One traffic jam you won’t mind being a part of.
There’s a game I play on my phone where I have to move aeroplanes around an airport. I have to drag my finger to draw lines to tell them where to land, where to refuel, where to get fixed, and where to take off again.
Traffic Jams is a similar kind of game but instead of drawing lines on a smudgy smartphone screen, you’re waving your hands around, signalling cars, bikes, and buses to stop so that pedestrians can safely cross the street.
Release Date: August 26th, 2021
Developer: Little Chicken Game Company
Publisher: Vertigo Games
Availability: PSN (Digital)
[Note: Normally, you would find out video review up where that image is. Unfortunately, Traffic Jams does not allow user capture on PS4/PS5. Why? No idea. So on this occasion, there is no video. This may change in future if the game receives an update that allows video capture.]
Using the PS Move wands – you will need two to play Traffic Jams – you point at pedestrians and motorists and then you signal them to either stop, move, or move faster. Palm up is stop, while you beckon using your hand to tell them to move, and then do it faster to let them know they need to get a shift on.
The aim is to get everybody where they’re going without anybody getting annoyed at being made to wait for too long and without any crashes.
It begins really easy with the first level being really chilled out, but by the time I was managing traffic in Amsterdam, Tokyo, and New York, my arms were working overtime and my scores were starting to suffer from the unexpected workout I was getting.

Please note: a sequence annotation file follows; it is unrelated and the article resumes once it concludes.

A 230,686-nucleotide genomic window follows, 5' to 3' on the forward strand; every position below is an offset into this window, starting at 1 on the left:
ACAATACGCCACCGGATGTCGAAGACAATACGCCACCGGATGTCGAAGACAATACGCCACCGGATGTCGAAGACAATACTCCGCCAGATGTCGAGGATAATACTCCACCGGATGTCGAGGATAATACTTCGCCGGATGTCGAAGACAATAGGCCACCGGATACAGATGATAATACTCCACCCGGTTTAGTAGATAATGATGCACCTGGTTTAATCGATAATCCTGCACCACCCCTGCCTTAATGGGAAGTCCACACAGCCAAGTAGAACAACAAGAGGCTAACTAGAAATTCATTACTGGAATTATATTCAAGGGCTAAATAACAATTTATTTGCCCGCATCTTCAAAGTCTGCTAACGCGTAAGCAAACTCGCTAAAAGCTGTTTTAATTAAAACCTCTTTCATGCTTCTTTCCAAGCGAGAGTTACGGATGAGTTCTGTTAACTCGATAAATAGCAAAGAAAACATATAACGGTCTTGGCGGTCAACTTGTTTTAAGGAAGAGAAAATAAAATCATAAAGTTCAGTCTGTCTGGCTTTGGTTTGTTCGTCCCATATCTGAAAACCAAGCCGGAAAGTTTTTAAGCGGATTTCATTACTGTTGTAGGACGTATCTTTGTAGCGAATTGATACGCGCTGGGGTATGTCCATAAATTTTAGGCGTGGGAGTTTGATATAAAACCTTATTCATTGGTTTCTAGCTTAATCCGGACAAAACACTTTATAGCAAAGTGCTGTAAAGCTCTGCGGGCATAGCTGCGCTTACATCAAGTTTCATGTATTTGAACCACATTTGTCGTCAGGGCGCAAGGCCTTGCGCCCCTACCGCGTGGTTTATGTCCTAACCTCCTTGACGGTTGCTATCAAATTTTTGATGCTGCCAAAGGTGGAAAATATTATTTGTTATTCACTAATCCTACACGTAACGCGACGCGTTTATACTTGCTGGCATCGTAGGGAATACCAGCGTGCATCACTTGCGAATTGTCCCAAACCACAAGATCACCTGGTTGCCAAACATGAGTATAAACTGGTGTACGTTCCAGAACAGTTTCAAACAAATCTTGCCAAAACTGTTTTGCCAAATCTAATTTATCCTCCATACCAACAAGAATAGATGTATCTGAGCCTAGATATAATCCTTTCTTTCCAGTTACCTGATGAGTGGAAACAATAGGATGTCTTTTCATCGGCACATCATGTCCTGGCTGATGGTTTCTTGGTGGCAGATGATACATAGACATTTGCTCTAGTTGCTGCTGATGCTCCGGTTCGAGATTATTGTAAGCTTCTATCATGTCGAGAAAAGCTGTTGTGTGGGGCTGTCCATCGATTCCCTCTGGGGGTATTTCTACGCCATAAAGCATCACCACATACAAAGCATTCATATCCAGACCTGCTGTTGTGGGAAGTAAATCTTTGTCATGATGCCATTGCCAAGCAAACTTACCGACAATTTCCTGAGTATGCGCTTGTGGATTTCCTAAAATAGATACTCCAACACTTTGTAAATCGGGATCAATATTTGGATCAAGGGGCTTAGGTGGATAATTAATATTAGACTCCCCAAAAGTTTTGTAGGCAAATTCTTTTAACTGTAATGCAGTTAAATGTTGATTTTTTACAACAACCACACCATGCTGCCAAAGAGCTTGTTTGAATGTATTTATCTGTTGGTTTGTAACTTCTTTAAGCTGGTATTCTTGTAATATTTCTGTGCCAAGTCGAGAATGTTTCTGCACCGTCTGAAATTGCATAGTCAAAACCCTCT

Building up combos by having happy chappys crossing the road quickly or motorists flowing fast is the quickest route to a high score, as well as the stamps needed to unlock further levels. It’s far from easy, though, and losing track of what’s going on and who’s going where is all part of the fun – and it’s really good fun!
There are only a handful of cities to play in, but they each come with three modes. There’s the normal play mode, night mode, and rush hour.
Night mode was my favourite to play with my boy, Charlie. The simple gameplay remains the same but there’s the added twist that zombies join the action. They’ll pop up out of manhole covers or be within the crowds wanting to cross the roads. If they get too close, you can give them a slap, or better yet, you can use the traffic as your weapon. And best of all is that it’s not very scary, so even younger players can get a kick out of throwing stuff at the zombies.
Zombies aren’t the only danger, mind you. Pedestrians will often cross the dangerous roads if they’re out of patience, but before that, they might throw something at you, obscuring your view. Or maybe a car will backfire as it rounds the corner and blow up a bunch of smoke in your face that needs to be waved away.
Or maybe Godzilla will show up and launch a few cars and then stamp a crater into the middle of the crossing. No, I’m not making that up – the Tokyo level really does have this hilarious tribute to Japan’s most famous monster, and that’s not the only disaster you’ll have to work around.
These “events” were unexpected but brilliant additions, and they really helped make what could have been an otherwise overly simple and mundane experience a lot more exciting.
Traffic Jams is a really easy and fun game to play, and it even has support for multiplayer with non-VR players using smartphones. We didn’t do this, on account of Charlie being five, so instead, we played the game passing the headset between us and it was really fun.
While Traffic Jams does get difficult quite quickly, it’s funny and daft rather than stupid and frustrating. The only real letdown is that there are only five stages to play on, but with each one offering multiple ways to play, various challenges, and that moreish one-more-go gameplay, it’s an easy game to recommend.
Traffic Jams PSVR Review
Traffic Jams manages to do a lot with a little, expanding its five levels with a huge list of challenges, multiple game modes, and heaps of fun gameplay. Who knew directing traffic could be so much fun?
Review Disclaimer: This review was carried out using a copy of the game provided by the publisher. For more information, please read our Review Policy.
Primary version tested: PS4. Reviewed using PSVR on PS5.
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